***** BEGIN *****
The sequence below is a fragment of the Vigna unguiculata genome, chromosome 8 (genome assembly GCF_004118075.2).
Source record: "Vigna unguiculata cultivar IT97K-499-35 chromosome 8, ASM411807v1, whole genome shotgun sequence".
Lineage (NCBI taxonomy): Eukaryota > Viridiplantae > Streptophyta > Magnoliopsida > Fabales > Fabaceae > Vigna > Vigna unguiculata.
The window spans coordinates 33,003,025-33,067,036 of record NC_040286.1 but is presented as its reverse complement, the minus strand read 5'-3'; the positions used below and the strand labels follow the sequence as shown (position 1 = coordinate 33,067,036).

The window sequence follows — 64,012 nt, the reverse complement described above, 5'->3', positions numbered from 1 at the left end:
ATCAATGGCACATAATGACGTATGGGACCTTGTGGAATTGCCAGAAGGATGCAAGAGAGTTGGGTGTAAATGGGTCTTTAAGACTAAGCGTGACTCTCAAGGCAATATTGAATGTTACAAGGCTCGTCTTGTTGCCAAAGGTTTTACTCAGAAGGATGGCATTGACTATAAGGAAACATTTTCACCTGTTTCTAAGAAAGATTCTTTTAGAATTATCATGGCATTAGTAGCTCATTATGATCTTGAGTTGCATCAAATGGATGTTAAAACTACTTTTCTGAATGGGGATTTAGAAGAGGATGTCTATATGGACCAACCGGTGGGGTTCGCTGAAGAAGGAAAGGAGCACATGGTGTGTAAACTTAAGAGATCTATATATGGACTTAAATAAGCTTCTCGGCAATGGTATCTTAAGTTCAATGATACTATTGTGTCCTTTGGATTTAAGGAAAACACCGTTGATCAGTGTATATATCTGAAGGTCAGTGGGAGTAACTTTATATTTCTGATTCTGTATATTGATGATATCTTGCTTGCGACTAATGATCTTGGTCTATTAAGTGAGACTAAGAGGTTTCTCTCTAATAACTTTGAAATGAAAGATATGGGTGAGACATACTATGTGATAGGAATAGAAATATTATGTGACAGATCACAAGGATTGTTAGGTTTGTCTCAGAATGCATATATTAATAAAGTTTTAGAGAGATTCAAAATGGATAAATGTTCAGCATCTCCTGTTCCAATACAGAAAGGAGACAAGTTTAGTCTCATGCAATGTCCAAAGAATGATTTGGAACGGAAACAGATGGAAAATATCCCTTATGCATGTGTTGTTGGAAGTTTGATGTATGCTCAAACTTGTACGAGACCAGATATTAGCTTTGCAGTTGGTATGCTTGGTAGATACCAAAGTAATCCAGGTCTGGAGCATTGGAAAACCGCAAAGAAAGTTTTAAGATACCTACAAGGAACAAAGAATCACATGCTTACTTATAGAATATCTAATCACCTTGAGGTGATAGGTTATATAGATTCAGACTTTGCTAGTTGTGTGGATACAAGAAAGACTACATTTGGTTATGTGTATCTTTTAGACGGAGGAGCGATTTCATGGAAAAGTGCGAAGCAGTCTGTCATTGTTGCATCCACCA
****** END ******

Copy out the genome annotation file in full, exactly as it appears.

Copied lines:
The sequence below is a fragment of the Vigna unguiculata genome, chromosome 8 (genome assembly GCF_004118075.2).
Source record: "Vigna unguiculata cultivar IT97K-499-35 chromosome 8, ASM411807v1, whole genome shotgun sequence".
Lineage (NCBI taxonomy): Eukaryota > Viridiplantae > Streptophyta > Magnoliopsida > Fabales > Fabaceae > Vigna > Vigna unguiculata.
The window spans coordinates 33,003,025-33,067,036 of record NC_040286.1 but is presented as its reverse complement, the minus strand read 5'-3'; the positions used below and the strand labels follow the sequence as shown (position 1 = coordinate 33,067,036).

The window sequence follows — 64,012 nt, the reverse complement described above, 5'->3', positions numbered from 1 at the left end:
ATCAATGGCACATAATGACGTATGGGACCTTGTGGAATTGCCAGAAGGATGCAAGAGAGTTGGGTGTAAATGGGTCTTTAAGACTAAGCGTGACTCTCAAGGCAATATTGAATGTTACAAGGCTCGTCTTGTTGCCAAAGGTTTTACTCAGAAGGATGGCATTGACTATAAGGAAACATTTTCACCTGTTTCTAAGAAAGATTCTTTTAGAATTATCATGGCATTAGTAGCTCATTATGATCTTGAGTTGCATCAAATGGATGTTAAAACTACTTTTCTGAATGGGGATTTAGAAGAGGATGTCTATATGGACCAACCGGTGGGGTTCGCTGAAGAAGGAAAGGAGCACATGGTGTGTAAACTTAAGAGATCTATATATGGACTTAAATAAGCTTCTCGGCAATGGTATCTTAAGTTCAATGATACTATTGTGTCCTTTGGATTTAAGGAAAACACCGTTGATCAGTGTATATATCTGAAGGTCAGTGGGAGTAACTTTATATTTCTGATTCTGTATATTGATGATATCTTGCTTGCGACTAATGATCTTGGTCTATTAAGTGAGACTAAGAGGTTTCTCTCTAATAACTTTGAAATGAAAGATATGGGTGAGACATACTATGTGATAGGAATAGAAATATTATGTGACAGATCACAAGGATTGTTAGGTTTGTCTCAGAATGCATATATTAATAAAGTTTTAGAGAGATTCAAAATGGATAAATGTTCAGCATCTCCTGTTCCAATACAGAAAGGAGACAAGTTTAGTCTCATGCAATGTCCAAAGAATGATTTGGAACGGAAACAGATGGAAAATATCCCTTATGCATGTGTTGTTGGAAGTTTGATGTATGCTCAAACTTGTACGAGACCAGATATTAGCTTTGCAGTTGGTATGCTTGGTAGATACCAAAGTAATCCAGGTCTGGAGCATTGGAAAACCGCAAAGAAAGTTTTAAGATACCTACAAGGAACAAAGAATCACATGCTTACTTATAGAATATCTAATCACCTTGAGGTGATAGGTTATATAGATTCAGACTTTGCTAGTTGTGTGGATACAAGAAAGACTACATTTGGTTATGTGTATCTTTTAGACGGAGGAGCGATTTCATGGAAAAGTGCGAAGCAGTCTGTCATTGTTGCATCCACCA